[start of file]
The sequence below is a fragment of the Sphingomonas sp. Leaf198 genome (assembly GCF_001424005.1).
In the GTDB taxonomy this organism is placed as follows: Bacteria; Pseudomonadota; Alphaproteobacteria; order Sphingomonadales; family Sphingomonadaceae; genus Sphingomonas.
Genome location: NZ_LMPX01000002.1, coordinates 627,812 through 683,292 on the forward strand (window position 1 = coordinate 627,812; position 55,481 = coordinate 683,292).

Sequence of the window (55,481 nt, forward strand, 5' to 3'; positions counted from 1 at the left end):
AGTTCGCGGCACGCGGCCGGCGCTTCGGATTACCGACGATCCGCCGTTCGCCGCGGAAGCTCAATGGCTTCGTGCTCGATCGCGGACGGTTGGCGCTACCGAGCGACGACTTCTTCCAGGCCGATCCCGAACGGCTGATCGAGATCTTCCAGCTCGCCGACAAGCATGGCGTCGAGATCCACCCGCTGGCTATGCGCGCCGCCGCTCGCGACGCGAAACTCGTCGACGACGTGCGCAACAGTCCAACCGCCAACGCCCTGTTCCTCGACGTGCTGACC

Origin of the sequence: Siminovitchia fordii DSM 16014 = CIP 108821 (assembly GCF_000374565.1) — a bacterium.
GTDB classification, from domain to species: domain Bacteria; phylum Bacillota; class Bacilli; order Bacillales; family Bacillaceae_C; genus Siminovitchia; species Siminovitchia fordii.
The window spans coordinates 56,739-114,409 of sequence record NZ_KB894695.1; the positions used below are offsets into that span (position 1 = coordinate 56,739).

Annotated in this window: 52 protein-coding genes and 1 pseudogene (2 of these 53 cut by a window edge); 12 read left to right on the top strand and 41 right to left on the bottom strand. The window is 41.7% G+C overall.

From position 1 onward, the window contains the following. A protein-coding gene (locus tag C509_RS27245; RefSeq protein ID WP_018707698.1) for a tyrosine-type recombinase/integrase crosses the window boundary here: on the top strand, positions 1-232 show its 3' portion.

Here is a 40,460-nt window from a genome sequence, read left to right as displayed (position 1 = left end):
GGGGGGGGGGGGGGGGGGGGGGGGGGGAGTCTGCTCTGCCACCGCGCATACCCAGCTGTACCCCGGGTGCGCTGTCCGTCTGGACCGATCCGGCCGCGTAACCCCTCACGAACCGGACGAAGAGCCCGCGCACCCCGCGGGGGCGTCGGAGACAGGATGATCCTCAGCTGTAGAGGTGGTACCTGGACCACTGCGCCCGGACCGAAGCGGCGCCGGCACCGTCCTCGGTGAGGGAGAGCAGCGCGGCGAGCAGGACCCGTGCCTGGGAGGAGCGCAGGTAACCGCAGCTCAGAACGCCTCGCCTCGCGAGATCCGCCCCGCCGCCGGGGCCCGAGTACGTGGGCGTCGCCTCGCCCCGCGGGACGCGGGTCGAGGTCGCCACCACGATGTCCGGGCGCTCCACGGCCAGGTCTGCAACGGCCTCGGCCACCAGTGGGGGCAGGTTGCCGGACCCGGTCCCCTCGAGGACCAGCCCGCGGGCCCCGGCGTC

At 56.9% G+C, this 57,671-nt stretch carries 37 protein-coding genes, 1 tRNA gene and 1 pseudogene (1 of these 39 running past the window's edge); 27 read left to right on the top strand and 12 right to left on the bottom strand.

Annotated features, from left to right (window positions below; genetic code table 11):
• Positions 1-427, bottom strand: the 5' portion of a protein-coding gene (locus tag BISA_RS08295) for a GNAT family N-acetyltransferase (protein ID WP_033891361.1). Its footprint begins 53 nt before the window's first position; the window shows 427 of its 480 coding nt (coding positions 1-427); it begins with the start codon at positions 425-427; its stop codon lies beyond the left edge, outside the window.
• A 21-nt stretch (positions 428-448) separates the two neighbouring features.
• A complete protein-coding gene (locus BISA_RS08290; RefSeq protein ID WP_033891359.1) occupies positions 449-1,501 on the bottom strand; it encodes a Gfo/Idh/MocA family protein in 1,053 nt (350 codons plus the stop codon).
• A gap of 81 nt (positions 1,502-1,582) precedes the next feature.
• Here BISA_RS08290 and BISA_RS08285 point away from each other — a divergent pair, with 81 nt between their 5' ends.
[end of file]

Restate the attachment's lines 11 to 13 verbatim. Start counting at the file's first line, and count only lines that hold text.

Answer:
Here is a 40,460-nt window from a genome sequence, read left to right as displayed (position 1 = left end):
GGGGGGGGGGGGGGGGGGGGGGGGGGGAGTCTGCTCTGCCACCGCGCATACCCAGCTGTACCCCGGGTGCGCTGTCCGTCTGGACCGATCCGGCCGCGTAACCCCTCACGAACCGGACGAAGAGCCCGCGCACCCCGCGGGGGCGTCGGAGACAGGATGATCCTCAGCTGTAGAGGTGGTACCTGGACCACTGCGCCCGGACCGAAGCGGCGCCGGCACCGTCCTCGGTGAGGGAGAGCAGCGCGGCGAGCAGGACCCGTGCCTGGGAGGAGCGCAGGTAACCGCAGCTCAGAACGCCTCGCCTCGCGAGATCCGCCCCGCCGCCGGGGCCCGAGTACGTGGGCGTCGCCTCGCCCCGCGGGACGCGGGTCGAGGTCGCCACCACGATGTCCGGGCGCTCCACGGCCAGGTCTGCAACGGCCTCGGCCACCAGTGGGGGCAGGTTGCCGGACCCGGTCCCCTCGAGGACCAGCCCGCGGGCCCCGGCGTC

At 56.9% G+C, this 57,671-nt stretch carries 37 protein-coding genes, 1 tRNA gene and 1 pseudogene (1 of these 39 running past the window's edge); 27 read left to right on the top strand and 12 right to left on the bottom strand.